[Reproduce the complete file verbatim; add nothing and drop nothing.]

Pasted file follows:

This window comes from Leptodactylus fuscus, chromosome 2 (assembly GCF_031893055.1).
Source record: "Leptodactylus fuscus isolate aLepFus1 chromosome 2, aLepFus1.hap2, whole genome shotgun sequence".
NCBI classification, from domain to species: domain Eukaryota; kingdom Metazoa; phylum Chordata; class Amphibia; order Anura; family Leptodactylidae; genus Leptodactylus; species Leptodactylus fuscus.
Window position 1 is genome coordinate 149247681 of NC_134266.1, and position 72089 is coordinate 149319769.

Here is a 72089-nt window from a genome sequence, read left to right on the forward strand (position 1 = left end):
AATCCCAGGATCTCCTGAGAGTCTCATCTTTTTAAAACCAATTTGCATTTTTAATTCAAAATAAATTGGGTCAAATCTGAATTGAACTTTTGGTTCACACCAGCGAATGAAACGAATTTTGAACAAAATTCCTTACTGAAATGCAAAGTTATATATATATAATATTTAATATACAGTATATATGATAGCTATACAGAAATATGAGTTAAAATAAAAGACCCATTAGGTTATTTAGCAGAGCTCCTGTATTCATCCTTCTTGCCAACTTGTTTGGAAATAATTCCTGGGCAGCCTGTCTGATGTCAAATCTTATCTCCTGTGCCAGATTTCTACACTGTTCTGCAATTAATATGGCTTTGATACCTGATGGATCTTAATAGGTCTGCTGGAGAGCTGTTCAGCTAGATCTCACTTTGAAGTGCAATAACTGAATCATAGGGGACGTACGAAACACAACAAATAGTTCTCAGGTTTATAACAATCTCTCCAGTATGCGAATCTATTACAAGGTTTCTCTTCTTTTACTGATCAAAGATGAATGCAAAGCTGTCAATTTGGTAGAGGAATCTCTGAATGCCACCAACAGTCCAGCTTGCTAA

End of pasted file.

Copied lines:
This window comes from Leptodactylus fuscus, chromosome 2 (assembly GCF_031893055.1).
Source record: "Leptodactylus fuscus isolate aLepFus1 chromosome 2, aLepFus1.hap2, whole genome shotgun sequence".
NCBI classification, from domain to species: domain Eukaryota; kingdom Metazoa; phylum Chordata; class Amphibia; order Anura; family Leptodactylidae; genus Leptodactylus; species Leptodactylus fuscus.
Window position 1 is genome coordinate 149247681 of NC_134266.1, and position 72089 is coordinate 149319769.

Here is a 72089-nt window from a genome sequence, read left to right on the forward strand (position 1 = left end):
AATCCCAGGATCTCCTGAGAGTCTCATCTTTTTAAAACCAATTTGCATTTTTAATTCAAAATAAATTGGGTCAAATCTGAATTGAACTTTTGGTTCACACCAGCGAATGAAACGAATTTTGAACAAAATTCCTTACTGAAATGCAAAGTTATATATATATAATATTTAATATACAGTATATATGATAGCTATACAGAAATATGAGTTAAAATAAAAGACCCATTAGGTTATTTAGCAGAGCTCCTGTATTCATCCTTCTTGCCAACTTGTTTGGAAATAATTCCTGGGCAGCCTGTCTGATGTCAAATCTTATCTCCTGTGCCAGATTTCTACACTGTTCTGCAATTAATATGGCTTTGATACCTGATGGATCTTAATAGGTCTGCTGGAGAGCTGTTCAGCTAGATCTCACTTTGAAGTGCAATAACTGAATCATAGGGGACGTACGAAACACAACAAATAGTTCTCAGGTTTATAACAATCTCTCCAGTATGCGAATCTATTACAAGGTTTCTCTTCTTTTACTGATCAAAGATGAATGCAAAGCTGTCAATTTGGTAGAGGAATCTCTGAATGCCACCAACAGTCCAGCTTGCTAA